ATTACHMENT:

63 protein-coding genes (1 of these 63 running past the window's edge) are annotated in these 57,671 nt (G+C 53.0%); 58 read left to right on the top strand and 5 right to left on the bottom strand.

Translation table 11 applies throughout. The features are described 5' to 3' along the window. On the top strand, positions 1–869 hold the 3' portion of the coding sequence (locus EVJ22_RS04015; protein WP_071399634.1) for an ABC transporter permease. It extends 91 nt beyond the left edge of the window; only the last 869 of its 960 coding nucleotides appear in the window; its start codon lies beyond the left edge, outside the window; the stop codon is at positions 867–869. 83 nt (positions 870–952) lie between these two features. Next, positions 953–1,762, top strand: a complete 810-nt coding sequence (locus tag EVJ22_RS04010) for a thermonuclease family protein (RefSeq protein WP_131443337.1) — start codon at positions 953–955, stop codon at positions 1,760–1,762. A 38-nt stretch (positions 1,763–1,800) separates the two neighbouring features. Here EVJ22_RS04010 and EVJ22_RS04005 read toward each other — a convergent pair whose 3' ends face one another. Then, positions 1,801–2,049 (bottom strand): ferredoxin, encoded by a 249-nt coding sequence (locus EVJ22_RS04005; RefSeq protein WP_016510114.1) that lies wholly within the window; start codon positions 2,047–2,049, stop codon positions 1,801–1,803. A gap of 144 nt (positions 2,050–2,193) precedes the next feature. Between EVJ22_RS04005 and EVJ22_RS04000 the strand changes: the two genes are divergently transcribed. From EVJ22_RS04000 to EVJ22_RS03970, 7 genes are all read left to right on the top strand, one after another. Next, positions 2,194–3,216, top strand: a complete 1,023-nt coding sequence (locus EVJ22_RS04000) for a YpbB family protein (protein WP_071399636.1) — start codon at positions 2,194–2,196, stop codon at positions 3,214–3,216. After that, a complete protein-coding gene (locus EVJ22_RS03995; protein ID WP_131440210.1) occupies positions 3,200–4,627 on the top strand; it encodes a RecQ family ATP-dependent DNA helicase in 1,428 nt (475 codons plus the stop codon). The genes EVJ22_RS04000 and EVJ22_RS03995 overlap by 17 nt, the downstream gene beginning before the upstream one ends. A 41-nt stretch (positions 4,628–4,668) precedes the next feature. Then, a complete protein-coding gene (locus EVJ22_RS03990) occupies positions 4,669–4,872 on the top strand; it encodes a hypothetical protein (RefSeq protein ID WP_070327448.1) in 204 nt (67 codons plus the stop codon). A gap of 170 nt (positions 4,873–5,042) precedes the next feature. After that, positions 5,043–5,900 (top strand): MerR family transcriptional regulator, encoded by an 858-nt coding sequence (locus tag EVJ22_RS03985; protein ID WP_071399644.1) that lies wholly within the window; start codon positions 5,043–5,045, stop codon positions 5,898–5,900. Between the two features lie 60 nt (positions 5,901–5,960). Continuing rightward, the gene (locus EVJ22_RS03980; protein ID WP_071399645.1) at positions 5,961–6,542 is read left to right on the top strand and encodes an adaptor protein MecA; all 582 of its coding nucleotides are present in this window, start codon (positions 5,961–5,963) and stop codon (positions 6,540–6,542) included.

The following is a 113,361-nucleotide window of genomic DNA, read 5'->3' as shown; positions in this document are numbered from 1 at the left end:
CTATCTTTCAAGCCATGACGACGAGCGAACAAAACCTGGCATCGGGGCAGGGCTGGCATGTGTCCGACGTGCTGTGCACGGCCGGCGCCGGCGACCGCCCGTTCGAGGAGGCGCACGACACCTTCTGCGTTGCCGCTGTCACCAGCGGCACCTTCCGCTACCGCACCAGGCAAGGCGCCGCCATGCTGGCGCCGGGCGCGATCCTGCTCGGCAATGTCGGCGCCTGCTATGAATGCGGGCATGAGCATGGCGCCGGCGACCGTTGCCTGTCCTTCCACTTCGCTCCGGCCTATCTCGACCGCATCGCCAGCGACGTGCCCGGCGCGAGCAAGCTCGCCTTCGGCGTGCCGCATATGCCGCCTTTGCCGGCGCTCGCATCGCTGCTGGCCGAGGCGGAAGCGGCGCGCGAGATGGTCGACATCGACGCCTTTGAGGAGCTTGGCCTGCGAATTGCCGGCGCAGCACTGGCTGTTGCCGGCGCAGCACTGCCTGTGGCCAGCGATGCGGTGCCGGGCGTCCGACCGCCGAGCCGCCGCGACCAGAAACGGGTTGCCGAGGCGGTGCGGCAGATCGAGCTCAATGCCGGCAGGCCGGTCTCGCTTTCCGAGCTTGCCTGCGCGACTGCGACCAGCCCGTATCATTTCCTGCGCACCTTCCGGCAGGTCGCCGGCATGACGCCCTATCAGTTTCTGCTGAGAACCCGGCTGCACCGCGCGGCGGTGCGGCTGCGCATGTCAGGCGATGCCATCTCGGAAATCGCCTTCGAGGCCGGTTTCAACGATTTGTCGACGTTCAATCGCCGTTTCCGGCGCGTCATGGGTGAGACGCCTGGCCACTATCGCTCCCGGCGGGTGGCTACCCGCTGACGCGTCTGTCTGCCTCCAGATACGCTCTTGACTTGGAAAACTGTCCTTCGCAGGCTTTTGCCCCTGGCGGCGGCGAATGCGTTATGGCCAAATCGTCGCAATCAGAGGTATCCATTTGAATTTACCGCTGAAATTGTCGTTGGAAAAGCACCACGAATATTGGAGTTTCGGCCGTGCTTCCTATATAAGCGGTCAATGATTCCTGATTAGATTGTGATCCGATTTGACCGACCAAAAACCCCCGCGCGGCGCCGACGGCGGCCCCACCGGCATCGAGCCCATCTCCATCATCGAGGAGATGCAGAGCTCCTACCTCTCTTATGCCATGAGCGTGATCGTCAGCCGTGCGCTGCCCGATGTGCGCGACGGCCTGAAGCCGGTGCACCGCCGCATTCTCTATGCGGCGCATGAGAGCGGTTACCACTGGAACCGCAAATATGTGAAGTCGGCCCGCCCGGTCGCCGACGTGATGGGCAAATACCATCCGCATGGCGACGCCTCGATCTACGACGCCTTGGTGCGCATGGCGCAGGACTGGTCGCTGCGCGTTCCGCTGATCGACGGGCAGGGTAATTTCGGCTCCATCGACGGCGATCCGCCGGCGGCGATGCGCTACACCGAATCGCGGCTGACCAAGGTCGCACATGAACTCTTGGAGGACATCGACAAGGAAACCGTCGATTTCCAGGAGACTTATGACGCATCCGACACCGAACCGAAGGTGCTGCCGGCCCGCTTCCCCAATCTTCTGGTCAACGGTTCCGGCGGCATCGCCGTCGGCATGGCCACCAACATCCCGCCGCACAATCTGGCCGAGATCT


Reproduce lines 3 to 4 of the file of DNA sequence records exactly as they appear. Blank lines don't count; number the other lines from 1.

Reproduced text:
The following is a 113,361-nucleotide window of genomic DNA, read 5'->3' as shown; positions in this document are numbered from 1 at the left end:
CTATCTTTCAAGCCATGACGACGAGCGAACAAAACCTGGCATCGGGGCAGGGCTGGCATGTGTCCGACGTGCTGTGCACGGCCGGCGCCGGCGACCGCCCGTTCGAGGAGGCGCACGACACCTTCTGCGTTGCCGCTGTCACCAGCGGCACCTTCCGCTACCGCACCAGGCAAGGCGCCGCCATGCTGGCGCCGGGCGCGATCCTGCTCGGCAATGTCGGCGCCTGCTATGAATGCGGGCATGAGCATGGCGCCGGCGACCGTTGCCTGTCCTTCCACTTCGCTCCGGCCTATCTCGACCGCATCGCCAGCGACGTGCCCGGCGCGAGCAAGCTCGCCTTCGGCGTGCCGCATATGCCGCCTTTGCCGGCGCTCGCATCGCTGCTGGCCGAGGCGGAAGCGGCGCGCGAGATGGTCGACATCGACGCCTTTGAGGAGCTTGGCCTGCGAATTGCCGGCGCAGCACTGGCTGTTGCCGGCGCAGCACTGCCTGTGGCCAGCGATGCGGTGCCGGGCGTCCGACCGCCGAGCCGCCGCGACCAGAAACGGGTTGCCGAGGCGGTGCGGCAGATCGAGCTCAATGCCGGCAGGCCGGTCTCGCTTTCCGAGCTTGCCTGCGCGACTGCGACCAGCCCGTATCATTTCCTGCGCACCTTCCGGCAGGTCGCCGGCATGACGCCCTATCAGTTTCTGCTGAGAACCCGGCTGCACCGCGCGGCGGTGCGGCTGCGCATGTCAGGCGATGCCATCTCGGAAATCGCCTTCGAGGCCGGTTTCAACGATTTGTCGACGTTCAATCGCCGTTTCCGGCGCGTCATGGGTGAGACGCCTGGCCACTATCGCTCCCGGCGGGTGGCTACCCGCTGACGCGTCTGTCTGCCTCCAGATACGCTCTTGACTTGGAAAACTGTCCTTCGCAGGCTTTTGCCCCTGGCGGCGGCGAATGCGTTATGGCCAAATCGTCGCAATCAGAGGTATCCATTTGAATTTACCGCTGAAATTGTCGTTGGAAAAGCACCACGAATATTGGAGTTTCGGCCGTGCTTCCTATATAAGCGGTCAATGATTCCTGATTAGATTGTGATCCGATTTGACCGACCAAAAACCCCCGCGCGGCGCCGACGGCGGCCCCACCGGCATCGAGCCCATCTCCATCATCGAGGAGATGCAGAGCTCCTACCTCTCTTATGCCATGAGCGTGATCGTCAGCCGTGCGCTGCCCGATGTGCGCGACGGCCTGAAGCCGGTGCACCGCCGCATTCTCTATGCGGCGCATGAGAGCGGTTACCACTGGAACCGCAAATATGTGAAGTCGGCCCGCCCGGTCGCCGACGTGATGGGCAAATACCATCCGCATGGCGACGCCTCGATCTACGACGCCTTGGTGCGCATGGCGCAGGACTGGTCGCTGCGCGTTCCGCTGATCGACGGGCAGGGTAATTTCGGCTCCATCGACGGCGATCCGCCGGCGGCGATGCGCTACACCGAATCGCGGCTGACCAAGGTCGCACATGAACTCTTGGAGGACATCGACAAGGAAACCGTCGATTTCCAGGAGACTTATGACGCATCCGACACCGAACCGAAGGTGCTGCCGGCCCGCTTCCCCAATCTTCTGGTCAACGGTTCCGGCGGCATCGCCGTCGGCATGGCCACCAACATCCCGCCGCACAATCTGGCCGAGATCT